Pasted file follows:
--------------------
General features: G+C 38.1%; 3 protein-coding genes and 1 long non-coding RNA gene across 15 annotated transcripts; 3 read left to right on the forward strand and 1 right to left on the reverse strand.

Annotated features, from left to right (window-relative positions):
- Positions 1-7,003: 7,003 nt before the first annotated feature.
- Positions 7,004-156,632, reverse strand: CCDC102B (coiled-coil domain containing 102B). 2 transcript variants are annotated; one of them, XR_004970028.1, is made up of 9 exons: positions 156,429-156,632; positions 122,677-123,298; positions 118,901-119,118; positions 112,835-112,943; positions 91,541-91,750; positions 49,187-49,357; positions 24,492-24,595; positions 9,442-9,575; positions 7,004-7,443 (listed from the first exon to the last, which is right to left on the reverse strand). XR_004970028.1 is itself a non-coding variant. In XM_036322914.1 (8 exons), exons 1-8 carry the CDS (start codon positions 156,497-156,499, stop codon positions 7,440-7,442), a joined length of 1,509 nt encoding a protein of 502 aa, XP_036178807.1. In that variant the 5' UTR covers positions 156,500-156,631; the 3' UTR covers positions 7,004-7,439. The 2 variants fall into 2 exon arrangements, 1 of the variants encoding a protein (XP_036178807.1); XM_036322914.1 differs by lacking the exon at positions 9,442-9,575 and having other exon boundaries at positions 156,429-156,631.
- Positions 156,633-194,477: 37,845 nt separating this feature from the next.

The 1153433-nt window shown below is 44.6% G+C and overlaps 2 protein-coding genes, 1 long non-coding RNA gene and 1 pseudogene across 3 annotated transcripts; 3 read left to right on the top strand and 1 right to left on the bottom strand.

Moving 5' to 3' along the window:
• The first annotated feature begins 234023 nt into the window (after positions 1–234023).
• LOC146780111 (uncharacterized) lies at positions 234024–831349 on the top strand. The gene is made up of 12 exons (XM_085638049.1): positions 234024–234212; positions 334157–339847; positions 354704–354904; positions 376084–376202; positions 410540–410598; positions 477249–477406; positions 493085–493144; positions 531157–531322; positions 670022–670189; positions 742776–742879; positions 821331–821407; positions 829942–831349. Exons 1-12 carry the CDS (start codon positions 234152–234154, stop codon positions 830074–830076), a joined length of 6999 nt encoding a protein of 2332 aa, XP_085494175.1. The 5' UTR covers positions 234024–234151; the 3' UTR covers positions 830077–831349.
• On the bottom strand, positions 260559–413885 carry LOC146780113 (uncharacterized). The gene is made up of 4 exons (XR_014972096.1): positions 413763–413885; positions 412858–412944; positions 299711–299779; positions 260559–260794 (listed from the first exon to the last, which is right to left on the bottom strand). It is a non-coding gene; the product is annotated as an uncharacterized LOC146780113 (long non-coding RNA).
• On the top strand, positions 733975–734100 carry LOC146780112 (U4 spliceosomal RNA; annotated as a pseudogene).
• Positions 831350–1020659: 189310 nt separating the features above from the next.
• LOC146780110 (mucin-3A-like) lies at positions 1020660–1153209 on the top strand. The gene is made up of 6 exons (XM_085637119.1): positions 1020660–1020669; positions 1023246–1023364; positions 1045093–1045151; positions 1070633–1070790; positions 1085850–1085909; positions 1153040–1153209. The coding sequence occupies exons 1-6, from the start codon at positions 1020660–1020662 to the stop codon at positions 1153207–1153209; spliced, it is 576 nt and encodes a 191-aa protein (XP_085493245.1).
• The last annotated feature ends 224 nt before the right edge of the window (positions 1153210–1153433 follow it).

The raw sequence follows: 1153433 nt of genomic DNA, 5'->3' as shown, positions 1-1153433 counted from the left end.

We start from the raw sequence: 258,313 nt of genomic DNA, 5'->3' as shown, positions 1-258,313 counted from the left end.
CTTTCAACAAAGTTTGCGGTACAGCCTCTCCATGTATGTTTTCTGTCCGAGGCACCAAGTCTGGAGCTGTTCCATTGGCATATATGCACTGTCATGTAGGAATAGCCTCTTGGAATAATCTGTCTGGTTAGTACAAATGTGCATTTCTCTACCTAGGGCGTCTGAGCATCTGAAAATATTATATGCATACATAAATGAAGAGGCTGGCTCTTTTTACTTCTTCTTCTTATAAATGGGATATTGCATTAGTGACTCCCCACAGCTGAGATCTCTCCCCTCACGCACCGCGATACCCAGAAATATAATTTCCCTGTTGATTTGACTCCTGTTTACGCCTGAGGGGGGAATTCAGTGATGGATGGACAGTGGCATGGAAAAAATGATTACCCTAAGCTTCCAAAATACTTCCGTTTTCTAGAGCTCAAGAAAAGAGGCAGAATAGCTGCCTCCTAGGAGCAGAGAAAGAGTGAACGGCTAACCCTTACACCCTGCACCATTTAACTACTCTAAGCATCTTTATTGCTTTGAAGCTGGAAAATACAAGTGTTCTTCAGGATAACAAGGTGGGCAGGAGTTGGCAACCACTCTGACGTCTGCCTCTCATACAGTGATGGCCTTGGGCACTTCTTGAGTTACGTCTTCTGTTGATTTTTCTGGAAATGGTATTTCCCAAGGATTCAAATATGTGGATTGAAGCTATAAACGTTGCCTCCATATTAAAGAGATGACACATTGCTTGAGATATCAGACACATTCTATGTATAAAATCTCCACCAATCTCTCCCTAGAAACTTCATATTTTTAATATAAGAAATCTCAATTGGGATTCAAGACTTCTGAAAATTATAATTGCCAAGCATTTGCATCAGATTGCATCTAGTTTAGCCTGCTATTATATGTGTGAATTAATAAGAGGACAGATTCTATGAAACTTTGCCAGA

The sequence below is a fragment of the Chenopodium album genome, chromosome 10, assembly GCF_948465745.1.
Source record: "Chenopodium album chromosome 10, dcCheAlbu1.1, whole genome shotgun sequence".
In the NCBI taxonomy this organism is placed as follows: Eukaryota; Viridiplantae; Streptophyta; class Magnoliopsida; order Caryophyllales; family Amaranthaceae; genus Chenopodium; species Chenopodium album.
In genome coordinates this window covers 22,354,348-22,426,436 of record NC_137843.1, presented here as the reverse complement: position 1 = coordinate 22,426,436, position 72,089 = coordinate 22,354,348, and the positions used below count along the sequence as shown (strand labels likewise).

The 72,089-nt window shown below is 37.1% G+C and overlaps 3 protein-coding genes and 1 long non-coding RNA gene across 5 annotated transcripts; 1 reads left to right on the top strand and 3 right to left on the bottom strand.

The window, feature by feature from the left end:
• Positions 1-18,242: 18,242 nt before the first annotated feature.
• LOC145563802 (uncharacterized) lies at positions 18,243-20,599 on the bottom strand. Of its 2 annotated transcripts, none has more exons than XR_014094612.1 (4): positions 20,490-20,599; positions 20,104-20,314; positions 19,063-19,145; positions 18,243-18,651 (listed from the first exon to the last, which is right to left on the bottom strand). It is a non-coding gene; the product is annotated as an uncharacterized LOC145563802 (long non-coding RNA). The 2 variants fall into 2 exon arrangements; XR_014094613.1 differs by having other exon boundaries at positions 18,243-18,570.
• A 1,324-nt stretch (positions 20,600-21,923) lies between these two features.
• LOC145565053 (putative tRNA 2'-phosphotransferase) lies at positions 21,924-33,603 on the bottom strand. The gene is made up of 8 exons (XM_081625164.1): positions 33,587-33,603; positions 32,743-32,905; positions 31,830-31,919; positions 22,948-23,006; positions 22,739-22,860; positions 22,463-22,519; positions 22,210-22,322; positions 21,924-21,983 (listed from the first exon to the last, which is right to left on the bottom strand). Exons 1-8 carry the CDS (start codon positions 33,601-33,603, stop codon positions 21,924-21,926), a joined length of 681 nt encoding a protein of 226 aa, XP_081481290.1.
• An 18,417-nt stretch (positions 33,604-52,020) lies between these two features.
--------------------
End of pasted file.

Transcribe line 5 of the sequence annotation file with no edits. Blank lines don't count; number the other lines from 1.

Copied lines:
- Positions 156,633-194,477: 37,845 nt separating this feature from the next.